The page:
So You Want to Be a Fundraising Consultant?
In my career I have worked or have known a very long list of fundraising consultants. These individuals come in various shapes and sizes. Some are very young in the profession while others proudly point to the color of their hair, which is code for "I am very experienced." Many consultants work for large firms and have specialized functions. Others are solo practitioners and have to be super generalists. In many cases, consultants have an interest area such as religion while others focus on an area such as Boys and Girls Clubs. If you ask consultants how they became one, their answers cover a spectrum. I find it interesting that many practitioners believe they can easily step from an institutional role to consultant role. What do you think the requirements are to be a good consultant?
Research shows that in order to be a fundraising consultant you should have at least a bachelor's degree. You should have width plus broad functional experience in all facets of the development department, from the front of the store to the back of the store. You should have volunteer experience with organizations like the Association of Fundraising Professionals. A Certified Fundraising Executive (CFRE) designation would be a plus with clients. One must be prepared to work with various types of clients and understand what techniques, culture and types of organizations provide different challenges. Is your personality flexible, and do you have the ability to understand and absorb research?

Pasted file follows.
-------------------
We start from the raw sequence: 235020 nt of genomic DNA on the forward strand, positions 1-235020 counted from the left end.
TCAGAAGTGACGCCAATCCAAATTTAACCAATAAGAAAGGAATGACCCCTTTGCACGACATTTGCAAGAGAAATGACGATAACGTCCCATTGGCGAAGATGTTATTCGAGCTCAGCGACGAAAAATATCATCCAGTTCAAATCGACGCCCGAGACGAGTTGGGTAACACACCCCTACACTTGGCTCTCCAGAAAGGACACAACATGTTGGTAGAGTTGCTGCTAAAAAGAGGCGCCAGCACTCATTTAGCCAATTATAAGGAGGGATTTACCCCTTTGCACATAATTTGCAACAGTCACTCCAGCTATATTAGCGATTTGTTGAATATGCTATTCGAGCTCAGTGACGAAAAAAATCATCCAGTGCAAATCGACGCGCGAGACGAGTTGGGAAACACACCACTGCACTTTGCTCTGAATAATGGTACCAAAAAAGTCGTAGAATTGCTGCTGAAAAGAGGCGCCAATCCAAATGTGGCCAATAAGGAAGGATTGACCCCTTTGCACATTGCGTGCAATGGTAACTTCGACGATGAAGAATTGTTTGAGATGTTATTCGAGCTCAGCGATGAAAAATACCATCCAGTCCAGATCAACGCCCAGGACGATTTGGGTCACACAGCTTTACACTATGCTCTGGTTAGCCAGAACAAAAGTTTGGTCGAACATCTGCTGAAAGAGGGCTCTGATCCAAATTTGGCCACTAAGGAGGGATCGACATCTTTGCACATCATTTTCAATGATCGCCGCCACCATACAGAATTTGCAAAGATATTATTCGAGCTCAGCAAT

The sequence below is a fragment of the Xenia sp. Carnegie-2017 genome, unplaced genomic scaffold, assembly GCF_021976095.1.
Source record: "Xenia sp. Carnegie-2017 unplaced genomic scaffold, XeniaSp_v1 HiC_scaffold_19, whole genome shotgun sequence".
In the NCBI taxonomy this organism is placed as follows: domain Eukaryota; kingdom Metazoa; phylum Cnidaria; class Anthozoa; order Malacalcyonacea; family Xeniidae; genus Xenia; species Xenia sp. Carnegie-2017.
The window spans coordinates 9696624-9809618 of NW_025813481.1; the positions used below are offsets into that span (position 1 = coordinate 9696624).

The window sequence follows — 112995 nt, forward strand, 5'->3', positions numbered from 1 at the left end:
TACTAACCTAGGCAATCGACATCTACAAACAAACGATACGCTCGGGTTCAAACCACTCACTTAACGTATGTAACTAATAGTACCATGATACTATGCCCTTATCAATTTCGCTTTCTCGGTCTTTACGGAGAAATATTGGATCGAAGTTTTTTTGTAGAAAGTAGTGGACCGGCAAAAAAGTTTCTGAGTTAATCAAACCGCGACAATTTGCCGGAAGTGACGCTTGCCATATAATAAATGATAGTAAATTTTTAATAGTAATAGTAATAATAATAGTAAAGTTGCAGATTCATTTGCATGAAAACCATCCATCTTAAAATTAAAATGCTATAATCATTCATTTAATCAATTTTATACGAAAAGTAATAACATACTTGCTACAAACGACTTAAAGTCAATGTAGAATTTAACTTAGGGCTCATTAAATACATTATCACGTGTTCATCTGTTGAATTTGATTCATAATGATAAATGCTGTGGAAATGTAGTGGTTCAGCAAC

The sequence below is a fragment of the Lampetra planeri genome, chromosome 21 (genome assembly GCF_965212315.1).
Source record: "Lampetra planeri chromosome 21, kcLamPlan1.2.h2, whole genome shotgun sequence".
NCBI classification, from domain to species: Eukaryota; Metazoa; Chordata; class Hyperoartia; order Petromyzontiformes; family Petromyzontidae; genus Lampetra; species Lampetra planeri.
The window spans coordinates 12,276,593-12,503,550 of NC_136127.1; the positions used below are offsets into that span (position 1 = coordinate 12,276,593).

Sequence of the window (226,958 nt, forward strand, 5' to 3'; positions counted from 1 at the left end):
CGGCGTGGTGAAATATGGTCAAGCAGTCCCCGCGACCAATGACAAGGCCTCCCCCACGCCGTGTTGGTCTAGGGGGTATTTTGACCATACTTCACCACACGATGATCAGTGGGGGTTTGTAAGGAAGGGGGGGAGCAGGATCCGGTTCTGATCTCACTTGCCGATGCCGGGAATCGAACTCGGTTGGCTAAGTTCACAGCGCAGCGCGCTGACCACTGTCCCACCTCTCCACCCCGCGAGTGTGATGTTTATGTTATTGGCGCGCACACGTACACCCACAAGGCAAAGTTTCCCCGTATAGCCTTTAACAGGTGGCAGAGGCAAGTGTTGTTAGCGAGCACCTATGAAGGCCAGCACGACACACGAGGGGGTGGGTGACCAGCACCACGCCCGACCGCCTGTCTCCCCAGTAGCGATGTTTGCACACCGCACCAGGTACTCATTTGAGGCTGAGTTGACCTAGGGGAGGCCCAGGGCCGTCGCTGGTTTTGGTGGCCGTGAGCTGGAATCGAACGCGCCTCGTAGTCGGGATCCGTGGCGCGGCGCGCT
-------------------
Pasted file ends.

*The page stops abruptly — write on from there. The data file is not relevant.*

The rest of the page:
According to Silas Reed in "What it takes to be a Fundraising Consultant," a fundraising consultant works as an expert in the domain of understanding the specific concern of society to a particular fundraising drive and which specific group of society could be most involved with it. It is essential to know what inputs an individual needs to become a successful fundraising consultant. A good consultant should work on a long-range vision of his or her objective rather than just trying for an overnight success. He or she should be good at public relations and, of course, sales. The clients should be able to feel the confidence the consultant radiates with his experience and the knowledge to effectively guide the organizers to the success of a program.
F. Duke Haddad, EdD, CFRE, is currently associate director of development, director of capital campaigns and director of corporate development for The Salvation Army Indiana Division in Indianapolis, Indiana. In addition, he is also president of Duke Haddad and Associates, LLC, and freelance instructor for Nonprofit Web Advisor.
He has been a contributing author to NonProfit PRO for the past 13 years.
He received his doctorate degree from West Virginia University with an emphasis on education administration, master’s degree from Marshall University with an emphasis in public administration and a bachelor’s degree from West Virginia University in business administration, with an emphasis in marketing/management. He has also done post graduate work at the University of Louisville.